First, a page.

Another recent approach for defining the problem is “Jobs-To-Be-Done” (JTBD)[7]. Based on jobs theory and outcome-driven innovation processes, JTBD encourages us to appreciate why a product or service was “hired” (a JTBD metaphor). This way of defining the problem includes not only the functional dimension, but also the circumstances and emotional dimensions. The JTBD framework allows you to define your jobs: this includes setting your different customers, the different kinds of jobs (core, related, emotional, consumption chain and purchase decision jobs), as well as the desired outcomes[7]. Clayton Christensen’s book “Competing against luck”[8] provides many cases of JTBD and how they were used in comparison to other problem/opportunity framing approaches. A great template from Jurgen Appelo to write the JTBD is depicted in Fig. 2.

Figure 2: based on Jurgen Appello [9]

Discovery Techniques for Elicitation of User Requirements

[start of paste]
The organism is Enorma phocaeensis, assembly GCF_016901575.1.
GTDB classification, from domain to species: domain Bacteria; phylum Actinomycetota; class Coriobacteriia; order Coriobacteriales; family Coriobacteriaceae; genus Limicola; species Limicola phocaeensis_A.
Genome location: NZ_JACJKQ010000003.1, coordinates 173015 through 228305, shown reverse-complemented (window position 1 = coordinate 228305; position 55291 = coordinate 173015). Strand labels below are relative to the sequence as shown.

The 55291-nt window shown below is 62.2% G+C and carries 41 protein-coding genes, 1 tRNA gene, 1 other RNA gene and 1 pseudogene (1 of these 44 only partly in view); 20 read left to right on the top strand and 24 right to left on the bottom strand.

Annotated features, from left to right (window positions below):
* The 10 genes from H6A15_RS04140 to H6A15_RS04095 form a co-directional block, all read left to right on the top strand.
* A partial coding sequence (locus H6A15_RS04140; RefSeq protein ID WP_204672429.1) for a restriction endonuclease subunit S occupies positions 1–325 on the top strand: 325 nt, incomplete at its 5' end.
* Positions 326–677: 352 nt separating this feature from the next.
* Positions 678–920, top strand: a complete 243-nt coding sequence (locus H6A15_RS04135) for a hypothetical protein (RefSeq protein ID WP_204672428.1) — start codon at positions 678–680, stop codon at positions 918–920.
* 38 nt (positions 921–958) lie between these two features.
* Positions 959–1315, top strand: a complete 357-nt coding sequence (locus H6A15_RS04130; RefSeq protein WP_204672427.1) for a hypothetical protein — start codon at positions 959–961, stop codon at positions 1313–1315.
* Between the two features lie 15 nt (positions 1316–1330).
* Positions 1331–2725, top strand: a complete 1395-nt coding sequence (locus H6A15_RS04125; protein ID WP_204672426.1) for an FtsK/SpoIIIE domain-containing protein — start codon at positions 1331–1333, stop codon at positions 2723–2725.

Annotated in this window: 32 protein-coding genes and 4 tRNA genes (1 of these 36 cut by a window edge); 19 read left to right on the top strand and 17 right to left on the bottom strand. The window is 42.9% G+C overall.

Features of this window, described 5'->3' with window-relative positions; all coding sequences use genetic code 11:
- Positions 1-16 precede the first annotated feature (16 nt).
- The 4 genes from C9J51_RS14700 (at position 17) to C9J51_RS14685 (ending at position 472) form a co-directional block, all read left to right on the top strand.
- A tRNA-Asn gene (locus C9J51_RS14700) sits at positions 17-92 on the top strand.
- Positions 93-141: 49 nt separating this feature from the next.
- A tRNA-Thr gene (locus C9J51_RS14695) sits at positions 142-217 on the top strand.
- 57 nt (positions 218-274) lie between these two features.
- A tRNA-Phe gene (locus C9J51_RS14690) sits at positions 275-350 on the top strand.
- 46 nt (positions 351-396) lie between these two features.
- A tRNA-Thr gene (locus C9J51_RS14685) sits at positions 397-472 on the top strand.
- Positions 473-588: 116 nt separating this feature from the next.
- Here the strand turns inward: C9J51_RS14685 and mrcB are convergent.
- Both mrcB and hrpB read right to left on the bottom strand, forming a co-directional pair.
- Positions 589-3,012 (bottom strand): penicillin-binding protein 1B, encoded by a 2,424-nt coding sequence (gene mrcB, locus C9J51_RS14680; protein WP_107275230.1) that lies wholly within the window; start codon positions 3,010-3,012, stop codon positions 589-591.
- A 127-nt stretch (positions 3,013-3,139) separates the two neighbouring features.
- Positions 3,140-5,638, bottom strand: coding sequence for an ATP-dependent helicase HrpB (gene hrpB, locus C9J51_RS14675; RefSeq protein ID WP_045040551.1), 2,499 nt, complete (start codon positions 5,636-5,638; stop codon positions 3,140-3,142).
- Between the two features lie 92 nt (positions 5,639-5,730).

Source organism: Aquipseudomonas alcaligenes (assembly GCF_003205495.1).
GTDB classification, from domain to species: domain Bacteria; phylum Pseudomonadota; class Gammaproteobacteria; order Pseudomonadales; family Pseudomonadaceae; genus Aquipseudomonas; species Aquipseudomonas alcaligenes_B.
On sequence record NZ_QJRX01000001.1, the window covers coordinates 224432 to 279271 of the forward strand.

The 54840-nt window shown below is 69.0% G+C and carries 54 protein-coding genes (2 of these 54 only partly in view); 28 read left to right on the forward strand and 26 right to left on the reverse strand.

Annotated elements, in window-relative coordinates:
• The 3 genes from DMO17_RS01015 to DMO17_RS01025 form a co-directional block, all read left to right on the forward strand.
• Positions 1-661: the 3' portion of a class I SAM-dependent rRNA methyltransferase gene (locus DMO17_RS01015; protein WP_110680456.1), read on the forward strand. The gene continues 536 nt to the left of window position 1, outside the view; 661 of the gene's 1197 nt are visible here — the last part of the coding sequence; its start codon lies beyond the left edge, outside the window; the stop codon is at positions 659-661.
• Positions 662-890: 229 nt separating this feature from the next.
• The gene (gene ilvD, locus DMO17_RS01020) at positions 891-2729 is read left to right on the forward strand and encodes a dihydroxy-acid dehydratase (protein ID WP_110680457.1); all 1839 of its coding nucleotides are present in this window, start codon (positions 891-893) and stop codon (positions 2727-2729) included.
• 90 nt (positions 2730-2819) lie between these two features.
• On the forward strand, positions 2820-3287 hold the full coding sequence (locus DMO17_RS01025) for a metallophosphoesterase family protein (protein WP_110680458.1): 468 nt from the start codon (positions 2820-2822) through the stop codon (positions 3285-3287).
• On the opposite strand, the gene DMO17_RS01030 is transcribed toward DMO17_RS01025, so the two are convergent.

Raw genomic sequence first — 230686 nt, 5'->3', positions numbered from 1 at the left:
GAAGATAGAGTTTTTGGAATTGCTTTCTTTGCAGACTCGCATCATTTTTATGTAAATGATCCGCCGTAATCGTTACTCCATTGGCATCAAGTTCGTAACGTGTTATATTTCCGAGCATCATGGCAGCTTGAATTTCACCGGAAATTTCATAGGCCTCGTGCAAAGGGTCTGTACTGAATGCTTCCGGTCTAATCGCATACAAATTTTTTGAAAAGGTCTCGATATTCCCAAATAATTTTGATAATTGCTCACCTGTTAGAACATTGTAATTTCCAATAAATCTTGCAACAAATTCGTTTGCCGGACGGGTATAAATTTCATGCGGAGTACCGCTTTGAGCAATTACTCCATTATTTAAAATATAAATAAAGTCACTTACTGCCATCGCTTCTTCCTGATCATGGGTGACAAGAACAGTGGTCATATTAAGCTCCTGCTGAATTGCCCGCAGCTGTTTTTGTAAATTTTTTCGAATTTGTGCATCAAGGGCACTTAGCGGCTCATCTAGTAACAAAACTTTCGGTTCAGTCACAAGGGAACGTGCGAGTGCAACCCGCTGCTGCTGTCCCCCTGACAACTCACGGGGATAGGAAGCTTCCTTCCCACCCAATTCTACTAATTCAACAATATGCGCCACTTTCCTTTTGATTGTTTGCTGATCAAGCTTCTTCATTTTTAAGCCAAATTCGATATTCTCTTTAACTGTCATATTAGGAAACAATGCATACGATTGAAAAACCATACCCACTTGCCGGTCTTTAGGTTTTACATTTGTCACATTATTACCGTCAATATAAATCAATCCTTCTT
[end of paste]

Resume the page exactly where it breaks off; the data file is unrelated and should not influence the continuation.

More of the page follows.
1. User Journeys

User Journeys, also known as Customer Journeys or User Experience (UX) Journeys, are a product discovery technique that originated from the field of User Experience Design (UXD) and User-Centered Design (UCD). User Journeys provide a visual representation of the user's interactions and experiences while using a product or service. They aim to capture the user's perspective, emotions, actions, and touchpoints across different stages of their interaction with the product.

User journeys are often used as part of the design thinking process. Design thinking is a human-centered approach to problem-solving and innovation that emphasizes understanding and addressing user needs and preferences. The process has 5 stages[10]: Empathize, Define, Ideate, Prototype, and Test. User Journeys are commonly used in the "Empathize" and "Define" stages of the process.